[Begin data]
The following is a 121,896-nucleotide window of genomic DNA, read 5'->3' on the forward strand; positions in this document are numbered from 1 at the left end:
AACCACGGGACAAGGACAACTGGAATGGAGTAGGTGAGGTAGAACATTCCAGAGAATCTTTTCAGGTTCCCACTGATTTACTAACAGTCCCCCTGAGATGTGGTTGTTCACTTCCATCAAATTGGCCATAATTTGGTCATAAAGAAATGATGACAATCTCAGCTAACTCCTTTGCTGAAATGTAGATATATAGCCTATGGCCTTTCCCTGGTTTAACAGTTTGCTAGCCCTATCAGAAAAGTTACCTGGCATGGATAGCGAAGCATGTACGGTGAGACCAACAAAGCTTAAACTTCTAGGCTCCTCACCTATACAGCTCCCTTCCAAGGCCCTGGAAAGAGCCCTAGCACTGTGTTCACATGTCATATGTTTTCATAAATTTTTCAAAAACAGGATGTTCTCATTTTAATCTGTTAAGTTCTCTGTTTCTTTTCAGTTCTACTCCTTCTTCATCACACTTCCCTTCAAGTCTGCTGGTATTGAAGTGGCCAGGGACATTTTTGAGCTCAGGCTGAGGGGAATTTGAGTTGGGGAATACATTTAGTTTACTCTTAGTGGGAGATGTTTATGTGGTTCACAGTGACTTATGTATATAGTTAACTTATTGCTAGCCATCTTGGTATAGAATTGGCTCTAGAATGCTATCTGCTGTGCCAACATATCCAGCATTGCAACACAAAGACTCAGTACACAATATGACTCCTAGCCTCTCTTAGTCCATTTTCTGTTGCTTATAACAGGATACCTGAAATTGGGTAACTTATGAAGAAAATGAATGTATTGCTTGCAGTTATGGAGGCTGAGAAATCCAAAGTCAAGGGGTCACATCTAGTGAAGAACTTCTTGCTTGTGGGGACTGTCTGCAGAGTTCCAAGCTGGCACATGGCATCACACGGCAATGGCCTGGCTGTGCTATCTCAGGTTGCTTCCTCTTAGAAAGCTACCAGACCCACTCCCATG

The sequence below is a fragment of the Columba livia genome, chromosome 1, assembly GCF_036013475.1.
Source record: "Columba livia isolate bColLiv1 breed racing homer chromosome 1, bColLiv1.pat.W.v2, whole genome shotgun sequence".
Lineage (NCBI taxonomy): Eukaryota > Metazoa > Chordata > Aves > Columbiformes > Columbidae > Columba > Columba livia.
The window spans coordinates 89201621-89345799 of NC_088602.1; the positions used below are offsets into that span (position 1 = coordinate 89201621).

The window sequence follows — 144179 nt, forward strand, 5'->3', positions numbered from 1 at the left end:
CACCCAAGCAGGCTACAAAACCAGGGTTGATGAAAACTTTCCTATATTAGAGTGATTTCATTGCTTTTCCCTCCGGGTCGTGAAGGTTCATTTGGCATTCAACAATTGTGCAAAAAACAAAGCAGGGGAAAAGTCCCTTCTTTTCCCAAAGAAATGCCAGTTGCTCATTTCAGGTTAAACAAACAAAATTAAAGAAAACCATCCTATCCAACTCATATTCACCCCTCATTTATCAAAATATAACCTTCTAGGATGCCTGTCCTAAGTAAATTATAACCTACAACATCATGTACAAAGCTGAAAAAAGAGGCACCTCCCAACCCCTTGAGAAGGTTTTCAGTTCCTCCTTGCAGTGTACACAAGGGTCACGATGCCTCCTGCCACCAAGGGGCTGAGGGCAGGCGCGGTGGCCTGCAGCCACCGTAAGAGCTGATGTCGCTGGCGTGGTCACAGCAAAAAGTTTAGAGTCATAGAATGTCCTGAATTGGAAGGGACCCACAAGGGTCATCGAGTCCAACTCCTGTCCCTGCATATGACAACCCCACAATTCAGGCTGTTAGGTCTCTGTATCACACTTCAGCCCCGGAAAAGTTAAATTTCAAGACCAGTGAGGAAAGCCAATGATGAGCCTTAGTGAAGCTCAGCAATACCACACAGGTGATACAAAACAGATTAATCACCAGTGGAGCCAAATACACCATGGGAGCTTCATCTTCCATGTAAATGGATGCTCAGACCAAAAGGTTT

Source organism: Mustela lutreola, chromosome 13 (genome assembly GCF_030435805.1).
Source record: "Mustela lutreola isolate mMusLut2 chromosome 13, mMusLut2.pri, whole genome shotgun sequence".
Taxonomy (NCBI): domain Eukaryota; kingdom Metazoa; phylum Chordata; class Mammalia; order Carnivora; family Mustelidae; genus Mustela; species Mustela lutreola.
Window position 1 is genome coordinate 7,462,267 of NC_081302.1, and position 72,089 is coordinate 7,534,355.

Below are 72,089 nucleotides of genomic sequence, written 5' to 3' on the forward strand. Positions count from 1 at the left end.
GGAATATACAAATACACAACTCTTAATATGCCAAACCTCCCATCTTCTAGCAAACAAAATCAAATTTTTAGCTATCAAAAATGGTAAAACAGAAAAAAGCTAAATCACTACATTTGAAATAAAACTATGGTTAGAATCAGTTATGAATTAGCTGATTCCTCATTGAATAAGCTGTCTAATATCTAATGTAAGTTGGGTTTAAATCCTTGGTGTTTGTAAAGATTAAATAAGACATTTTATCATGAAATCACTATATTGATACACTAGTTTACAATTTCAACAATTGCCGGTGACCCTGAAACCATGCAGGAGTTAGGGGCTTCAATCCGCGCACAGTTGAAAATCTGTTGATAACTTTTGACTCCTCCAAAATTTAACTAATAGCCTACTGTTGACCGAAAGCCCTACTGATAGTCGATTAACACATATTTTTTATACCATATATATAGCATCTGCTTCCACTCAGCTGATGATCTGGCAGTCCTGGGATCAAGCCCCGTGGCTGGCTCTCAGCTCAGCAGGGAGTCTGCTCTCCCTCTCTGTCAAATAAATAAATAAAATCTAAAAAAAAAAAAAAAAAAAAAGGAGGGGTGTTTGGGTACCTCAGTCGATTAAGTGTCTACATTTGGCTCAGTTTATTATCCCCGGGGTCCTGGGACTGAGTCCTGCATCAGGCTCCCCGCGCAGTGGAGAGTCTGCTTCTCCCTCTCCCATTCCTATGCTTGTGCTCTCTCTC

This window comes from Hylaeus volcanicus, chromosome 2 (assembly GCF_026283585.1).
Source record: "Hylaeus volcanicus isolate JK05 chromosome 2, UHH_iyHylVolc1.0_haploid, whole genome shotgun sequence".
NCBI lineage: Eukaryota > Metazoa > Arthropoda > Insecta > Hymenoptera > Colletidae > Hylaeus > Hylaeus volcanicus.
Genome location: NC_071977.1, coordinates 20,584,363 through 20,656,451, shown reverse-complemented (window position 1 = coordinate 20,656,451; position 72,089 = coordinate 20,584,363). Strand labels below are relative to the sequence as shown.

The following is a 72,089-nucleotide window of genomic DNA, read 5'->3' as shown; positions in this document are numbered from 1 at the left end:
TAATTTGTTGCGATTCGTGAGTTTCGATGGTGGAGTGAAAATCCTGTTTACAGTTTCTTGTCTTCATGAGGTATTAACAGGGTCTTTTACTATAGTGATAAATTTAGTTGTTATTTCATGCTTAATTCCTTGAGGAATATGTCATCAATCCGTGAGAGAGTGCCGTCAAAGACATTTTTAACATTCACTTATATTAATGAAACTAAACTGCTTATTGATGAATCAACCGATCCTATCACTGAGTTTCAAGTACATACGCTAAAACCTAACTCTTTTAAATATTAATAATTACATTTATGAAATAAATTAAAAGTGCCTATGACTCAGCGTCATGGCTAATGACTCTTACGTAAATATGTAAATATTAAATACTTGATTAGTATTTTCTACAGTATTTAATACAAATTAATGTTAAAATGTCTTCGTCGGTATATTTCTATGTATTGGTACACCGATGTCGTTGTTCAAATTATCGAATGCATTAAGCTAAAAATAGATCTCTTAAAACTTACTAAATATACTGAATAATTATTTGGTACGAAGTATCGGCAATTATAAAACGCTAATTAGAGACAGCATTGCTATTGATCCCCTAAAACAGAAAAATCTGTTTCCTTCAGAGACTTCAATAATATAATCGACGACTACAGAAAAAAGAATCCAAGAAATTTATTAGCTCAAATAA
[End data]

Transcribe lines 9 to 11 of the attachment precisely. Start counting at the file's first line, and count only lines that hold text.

Source organism: Mustela lutreola, chromosome 13 (genome assembly GCF_030435805.1).
Source record: "Mustela lutreola isolate mMusLut2 chromosome 13, mMusLut2.pri, whole genome shotgun sequence".
Taxonomy (NCBI): domain Eukaryota; kingdom Metazoa; phylum Chordata; class Mammalia; order Carnivora; family Mustelidae; genus Mustela; species Mustela lutreola.